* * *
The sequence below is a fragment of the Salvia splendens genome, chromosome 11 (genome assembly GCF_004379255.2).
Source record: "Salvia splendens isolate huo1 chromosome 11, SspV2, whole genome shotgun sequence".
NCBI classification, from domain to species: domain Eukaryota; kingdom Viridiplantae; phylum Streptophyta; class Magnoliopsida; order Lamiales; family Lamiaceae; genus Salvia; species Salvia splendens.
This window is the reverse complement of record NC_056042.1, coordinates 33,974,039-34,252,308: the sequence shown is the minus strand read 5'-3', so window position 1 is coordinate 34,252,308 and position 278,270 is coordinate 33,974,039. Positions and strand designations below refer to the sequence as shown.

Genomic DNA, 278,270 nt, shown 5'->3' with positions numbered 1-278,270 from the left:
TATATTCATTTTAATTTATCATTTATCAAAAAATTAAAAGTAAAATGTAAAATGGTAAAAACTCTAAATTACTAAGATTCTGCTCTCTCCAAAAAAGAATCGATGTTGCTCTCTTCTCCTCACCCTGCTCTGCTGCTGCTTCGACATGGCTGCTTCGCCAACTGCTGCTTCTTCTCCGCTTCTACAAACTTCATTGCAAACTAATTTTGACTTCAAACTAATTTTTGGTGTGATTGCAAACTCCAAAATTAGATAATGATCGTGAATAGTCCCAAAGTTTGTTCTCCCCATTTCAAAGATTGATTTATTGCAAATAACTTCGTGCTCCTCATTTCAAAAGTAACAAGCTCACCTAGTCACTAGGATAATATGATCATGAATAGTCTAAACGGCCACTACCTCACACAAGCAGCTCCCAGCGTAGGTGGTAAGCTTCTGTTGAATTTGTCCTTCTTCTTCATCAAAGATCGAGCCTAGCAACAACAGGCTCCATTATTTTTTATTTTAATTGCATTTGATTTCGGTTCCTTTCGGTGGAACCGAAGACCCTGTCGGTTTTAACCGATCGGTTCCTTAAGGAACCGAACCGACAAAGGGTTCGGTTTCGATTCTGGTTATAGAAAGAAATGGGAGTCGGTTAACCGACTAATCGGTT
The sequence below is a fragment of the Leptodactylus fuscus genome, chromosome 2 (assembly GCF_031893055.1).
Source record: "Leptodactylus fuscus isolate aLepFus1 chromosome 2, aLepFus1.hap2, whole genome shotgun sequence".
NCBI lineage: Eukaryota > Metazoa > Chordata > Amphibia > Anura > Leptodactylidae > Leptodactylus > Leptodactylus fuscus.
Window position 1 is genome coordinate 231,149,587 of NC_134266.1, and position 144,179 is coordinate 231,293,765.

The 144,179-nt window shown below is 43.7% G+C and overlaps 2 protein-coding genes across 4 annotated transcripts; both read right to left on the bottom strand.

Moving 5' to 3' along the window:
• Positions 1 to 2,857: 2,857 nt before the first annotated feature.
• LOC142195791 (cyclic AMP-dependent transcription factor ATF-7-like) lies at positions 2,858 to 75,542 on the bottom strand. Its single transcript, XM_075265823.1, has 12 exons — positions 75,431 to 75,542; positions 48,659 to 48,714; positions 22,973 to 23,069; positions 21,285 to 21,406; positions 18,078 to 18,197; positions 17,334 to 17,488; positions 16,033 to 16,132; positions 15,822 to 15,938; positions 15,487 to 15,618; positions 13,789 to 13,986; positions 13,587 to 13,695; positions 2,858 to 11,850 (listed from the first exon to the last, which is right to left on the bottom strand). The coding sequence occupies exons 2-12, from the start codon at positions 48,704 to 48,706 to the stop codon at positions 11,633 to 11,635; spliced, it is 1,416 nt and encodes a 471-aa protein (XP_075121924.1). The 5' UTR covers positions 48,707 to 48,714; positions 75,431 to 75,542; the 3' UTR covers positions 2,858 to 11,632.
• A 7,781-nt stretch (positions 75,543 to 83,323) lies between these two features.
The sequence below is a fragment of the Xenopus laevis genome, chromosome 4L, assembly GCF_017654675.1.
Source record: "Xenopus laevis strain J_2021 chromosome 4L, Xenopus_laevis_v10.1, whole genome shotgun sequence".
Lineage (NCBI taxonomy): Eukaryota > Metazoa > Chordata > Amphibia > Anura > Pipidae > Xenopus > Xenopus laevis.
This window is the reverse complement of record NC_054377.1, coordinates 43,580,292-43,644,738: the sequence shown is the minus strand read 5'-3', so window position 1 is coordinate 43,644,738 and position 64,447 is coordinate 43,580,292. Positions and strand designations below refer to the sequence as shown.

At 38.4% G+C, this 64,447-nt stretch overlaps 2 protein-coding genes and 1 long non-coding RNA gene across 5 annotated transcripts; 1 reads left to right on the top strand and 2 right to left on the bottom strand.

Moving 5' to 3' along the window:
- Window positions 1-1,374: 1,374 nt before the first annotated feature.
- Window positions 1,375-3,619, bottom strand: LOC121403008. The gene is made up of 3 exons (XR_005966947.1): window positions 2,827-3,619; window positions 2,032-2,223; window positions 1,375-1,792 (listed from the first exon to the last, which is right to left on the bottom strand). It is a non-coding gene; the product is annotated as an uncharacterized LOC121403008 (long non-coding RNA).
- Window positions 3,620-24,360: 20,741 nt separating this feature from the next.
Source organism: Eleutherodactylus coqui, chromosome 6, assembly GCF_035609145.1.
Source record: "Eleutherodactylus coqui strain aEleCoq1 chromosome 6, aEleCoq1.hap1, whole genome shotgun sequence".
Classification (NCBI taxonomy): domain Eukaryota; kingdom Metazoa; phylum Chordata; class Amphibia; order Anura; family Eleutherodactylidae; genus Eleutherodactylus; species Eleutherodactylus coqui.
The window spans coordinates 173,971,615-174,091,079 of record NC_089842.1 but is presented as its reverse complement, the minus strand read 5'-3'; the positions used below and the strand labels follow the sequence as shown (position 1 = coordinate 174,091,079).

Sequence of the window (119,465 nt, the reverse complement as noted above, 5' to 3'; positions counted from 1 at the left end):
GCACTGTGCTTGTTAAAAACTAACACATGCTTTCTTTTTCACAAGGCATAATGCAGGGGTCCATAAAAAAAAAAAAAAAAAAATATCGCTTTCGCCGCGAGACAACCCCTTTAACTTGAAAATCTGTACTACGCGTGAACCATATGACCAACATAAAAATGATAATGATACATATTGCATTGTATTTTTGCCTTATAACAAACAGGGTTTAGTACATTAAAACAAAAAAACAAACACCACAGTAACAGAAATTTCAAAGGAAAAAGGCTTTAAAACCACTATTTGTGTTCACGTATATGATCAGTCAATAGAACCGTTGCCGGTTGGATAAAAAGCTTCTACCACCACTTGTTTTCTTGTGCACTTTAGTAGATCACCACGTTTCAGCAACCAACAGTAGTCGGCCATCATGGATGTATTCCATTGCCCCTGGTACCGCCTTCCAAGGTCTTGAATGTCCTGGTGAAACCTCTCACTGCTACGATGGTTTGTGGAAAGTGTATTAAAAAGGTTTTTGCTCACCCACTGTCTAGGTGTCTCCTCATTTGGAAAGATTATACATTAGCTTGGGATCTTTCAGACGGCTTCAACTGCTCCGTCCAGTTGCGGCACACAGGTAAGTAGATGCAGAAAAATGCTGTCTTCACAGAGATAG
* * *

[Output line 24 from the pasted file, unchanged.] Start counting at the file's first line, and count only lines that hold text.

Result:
- Window positions 3,620-24,360: 20,741 nt separating this feature from the next.